U.S. Pat. Nos. 3,653,863 and 4,282,022 disclose the manufacture of highly polarizing glasses starting with glass which is phase separable or photochromic and contains a silver halide which is heat treated to form silver halide particles of the desired size. The glass is then subjected to a two step process. First, the glass is heated at an elevated temperature between the annealing point and the melting point (500° C. to 600° C.) followed by stretching, extruding or rolling the glass containing the silver halide particles to elongate them and orient the particles to an ellipsoidal shape. Second, the glass is subjected to irradiation by actinic radiation to produce silver metal on the surface of the silver halide particles. An improvement of the second step is disclosed in U.S. Pat. No. 4,304,584 where the extruded glass is heat treated in a reducing environment at temperatures below the annealing point of the glass in order to produce elongated metallic silver in the glass or on the silver halide particles in a surface layer of the glass at least ten microns thick. The process includes the making composite glass bodies where polarizing and photochromic glass layers are combined and laminated.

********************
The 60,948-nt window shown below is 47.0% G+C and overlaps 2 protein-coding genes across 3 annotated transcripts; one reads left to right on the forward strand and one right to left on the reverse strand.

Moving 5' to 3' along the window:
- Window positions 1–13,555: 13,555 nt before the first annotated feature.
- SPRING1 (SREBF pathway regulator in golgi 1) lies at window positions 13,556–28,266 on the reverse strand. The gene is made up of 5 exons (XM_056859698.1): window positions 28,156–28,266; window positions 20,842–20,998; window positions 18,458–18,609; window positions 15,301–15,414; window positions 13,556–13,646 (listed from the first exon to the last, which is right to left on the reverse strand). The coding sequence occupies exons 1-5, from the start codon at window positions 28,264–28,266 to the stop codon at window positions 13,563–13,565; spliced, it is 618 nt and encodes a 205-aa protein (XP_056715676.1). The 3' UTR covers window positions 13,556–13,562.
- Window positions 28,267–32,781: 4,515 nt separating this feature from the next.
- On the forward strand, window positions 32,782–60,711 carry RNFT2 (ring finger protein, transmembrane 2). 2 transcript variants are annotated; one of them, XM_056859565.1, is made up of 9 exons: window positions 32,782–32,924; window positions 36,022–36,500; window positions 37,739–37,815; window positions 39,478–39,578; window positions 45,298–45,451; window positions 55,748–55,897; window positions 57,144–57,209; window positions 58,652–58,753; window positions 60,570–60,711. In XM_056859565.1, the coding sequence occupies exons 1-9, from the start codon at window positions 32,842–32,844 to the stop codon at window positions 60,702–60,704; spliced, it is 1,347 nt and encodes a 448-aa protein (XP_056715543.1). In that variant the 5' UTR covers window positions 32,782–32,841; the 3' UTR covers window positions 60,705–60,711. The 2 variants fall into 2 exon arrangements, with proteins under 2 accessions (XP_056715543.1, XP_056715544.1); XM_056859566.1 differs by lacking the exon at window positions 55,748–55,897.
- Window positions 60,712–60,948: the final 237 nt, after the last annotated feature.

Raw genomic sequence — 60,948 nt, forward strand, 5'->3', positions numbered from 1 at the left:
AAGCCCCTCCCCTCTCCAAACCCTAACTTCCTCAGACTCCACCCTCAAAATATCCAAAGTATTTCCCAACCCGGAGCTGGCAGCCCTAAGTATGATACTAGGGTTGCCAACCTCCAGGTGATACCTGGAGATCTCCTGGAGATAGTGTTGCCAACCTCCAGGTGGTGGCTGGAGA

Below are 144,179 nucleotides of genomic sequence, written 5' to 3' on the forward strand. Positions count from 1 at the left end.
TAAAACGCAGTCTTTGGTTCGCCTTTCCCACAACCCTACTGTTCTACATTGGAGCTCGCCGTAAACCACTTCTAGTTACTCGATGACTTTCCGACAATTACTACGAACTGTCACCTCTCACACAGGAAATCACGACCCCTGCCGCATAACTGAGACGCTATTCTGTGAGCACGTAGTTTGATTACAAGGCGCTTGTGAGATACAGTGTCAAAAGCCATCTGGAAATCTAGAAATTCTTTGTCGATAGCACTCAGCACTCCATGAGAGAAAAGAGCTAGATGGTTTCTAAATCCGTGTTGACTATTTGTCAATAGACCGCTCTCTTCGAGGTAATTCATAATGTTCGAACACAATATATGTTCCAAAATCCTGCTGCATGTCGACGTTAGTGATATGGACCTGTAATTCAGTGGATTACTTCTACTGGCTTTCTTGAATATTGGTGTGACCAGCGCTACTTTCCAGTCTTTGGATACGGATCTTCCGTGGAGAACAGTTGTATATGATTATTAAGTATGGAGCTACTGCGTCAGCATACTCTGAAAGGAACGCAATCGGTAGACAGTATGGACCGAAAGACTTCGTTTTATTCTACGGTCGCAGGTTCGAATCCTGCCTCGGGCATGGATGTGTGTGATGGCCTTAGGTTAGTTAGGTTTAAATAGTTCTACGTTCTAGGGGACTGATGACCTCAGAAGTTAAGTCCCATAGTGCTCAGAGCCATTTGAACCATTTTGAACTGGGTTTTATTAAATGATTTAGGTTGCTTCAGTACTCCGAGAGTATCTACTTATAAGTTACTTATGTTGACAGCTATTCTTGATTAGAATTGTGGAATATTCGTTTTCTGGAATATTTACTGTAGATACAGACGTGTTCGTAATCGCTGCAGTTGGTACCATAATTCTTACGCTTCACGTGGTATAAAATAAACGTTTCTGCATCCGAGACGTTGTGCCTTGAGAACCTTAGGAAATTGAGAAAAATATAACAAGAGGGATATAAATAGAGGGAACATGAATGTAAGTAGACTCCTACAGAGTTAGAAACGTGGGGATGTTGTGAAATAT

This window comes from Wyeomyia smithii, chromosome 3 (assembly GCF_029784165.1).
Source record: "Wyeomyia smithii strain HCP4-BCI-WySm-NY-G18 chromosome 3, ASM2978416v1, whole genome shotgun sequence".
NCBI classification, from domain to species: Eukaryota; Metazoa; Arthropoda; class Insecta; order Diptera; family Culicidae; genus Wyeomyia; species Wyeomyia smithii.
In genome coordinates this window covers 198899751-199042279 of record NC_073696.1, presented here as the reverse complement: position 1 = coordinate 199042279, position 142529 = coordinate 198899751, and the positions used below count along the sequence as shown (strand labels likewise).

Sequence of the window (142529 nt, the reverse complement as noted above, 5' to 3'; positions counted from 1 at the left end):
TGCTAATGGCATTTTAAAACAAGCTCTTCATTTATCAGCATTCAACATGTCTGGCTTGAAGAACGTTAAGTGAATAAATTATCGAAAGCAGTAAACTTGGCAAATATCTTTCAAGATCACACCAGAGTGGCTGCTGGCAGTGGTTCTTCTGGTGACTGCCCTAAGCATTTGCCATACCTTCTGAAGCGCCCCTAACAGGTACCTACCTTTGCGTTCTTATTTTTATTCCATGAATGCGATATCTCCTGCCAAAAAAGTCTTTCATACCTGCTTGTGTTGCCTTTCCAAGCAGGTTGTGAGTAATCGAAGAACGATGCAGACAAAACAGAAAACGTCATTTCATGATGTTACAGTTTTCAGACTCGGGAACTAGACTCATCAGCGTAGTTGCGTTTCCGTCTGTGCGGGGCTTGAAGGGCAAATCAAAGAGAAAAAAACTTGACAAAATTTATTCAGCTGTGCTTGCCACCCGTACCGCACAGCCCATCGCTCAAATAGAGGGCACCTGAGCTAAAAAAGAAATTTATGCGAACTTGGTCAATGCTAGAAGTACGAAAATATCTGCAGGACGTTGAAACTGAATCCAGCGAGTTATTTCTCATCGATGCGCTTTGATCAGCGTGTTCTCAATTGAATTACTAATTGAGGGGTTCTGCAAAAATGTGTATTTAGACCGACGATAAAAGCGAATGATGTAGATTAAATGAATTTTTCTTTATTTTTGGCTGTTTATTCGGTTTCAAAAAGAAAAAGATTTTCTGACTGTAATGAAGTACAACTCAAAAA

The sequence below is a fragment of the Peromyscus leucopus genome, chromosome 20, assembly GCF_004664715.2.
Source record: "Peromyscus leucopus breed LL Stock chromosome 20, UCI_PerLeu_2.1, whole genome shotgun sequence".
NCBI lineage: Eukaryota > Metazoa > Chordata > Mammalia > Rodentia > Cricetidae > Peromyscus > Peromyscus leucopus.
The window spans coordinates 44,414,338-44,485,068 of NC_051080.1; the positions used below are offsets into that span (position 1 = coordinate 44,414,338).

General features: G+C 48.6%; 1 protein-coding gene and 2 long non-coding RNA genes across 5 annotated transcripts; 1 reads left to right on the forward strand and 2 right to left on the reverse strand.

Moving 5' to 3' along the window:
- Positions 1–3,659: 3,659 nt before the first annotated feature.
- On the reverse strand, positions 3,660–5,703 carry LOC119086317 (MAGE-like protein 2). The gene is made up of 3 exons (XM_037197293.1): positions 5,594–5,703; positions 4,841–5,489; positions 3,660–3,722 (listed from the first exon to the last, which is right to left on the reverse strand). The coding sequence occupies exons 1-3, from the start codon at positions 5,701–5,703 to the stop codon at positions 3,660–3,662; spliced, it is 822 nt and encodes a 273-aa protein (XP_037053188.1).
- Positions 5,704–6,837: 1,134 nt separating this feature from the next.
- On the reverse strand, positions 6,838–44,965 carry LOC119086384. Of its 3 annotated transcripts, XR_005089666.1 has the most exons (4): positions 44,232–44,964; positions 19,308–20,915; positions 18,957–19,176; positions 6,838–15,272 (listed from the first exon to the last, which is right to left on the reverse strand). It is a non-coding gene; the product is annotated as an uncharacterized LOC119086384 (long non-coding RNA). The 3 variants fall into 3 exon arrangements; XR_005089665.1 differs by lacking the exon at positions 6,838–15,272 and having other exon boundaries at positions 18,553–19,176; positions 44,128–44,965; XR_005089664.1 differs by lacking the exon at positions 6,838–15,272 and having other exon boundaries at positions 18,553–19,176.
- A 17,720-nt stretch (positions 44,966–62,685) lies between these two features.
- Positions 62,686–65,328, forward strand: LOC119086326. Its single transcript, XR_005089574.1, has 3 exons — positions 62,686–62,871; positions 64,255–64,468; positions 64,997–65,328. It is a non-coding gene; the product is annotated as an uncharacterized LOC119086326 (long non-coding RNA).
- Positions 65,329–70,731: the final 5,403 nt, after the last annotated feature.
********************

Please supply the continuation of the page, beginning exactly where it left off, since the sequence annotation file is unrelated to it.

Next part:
A further method for making polarizing glass is disclosed in U.S. Pat. No. 4,479,819 for the near infrared spectral region described as 700 nm to 3000 nm by improved glass drawing and high temperature reduction techniques. A further method is disclosed in U.S. Pat. No. 4,486,213 for the cladding of a core polarizing glass with a skin glass in order to achieve high aspect ratios for the elongated metal particles. U.S. Pat. No. 4,908,054 discloses methods for improving the contrast and the bandwidth of polarization action for the product described in U.S. Pat. No. 4,479,819.
A third class of polarizers are Hertzian polarizers which place metal wires on the surface of a transparent optical material. Prior to 1900, Heinrich Hertz demonstrated a method for polarizing radiation using an array of parallel reflective wires which were long compared to the wavelength of the radiation to be polarized, and the wires were separated by a distance much less than the wavelength to be polarized. The Hertzian polarizer is often configured as a grid of wires but can also be irregularly spaced wires which meet the polarization conditions. The Hertzian polarizer transmits the radiation with electrical vector perpendicular to the wires and reflects radiation with electrical vector parallel to the wires.
U.S. Pat. No. 3,046,839 discloses a method of manufacturing a Hertzian polarizer on the surface of an optical material by forming a diffraction grating on the surface. The diffraction grating consists of grooves and the groove tips are evaporatively coated with metal to form an array of metal filaments. U.S. Pat. No. 3,353,895 discloses a method of manufacturing a Hertzian polarizing material by forming metal filaments using an evaporative shadowing method. Evaporated metal is directed near the grazing angle toward a bumpy transparent material covered with protuberances. Metal filaments of a Hertzian polarizer are produced by forming filaments which lie along side the protuberances and are separated by the shadows cast by the protuberances.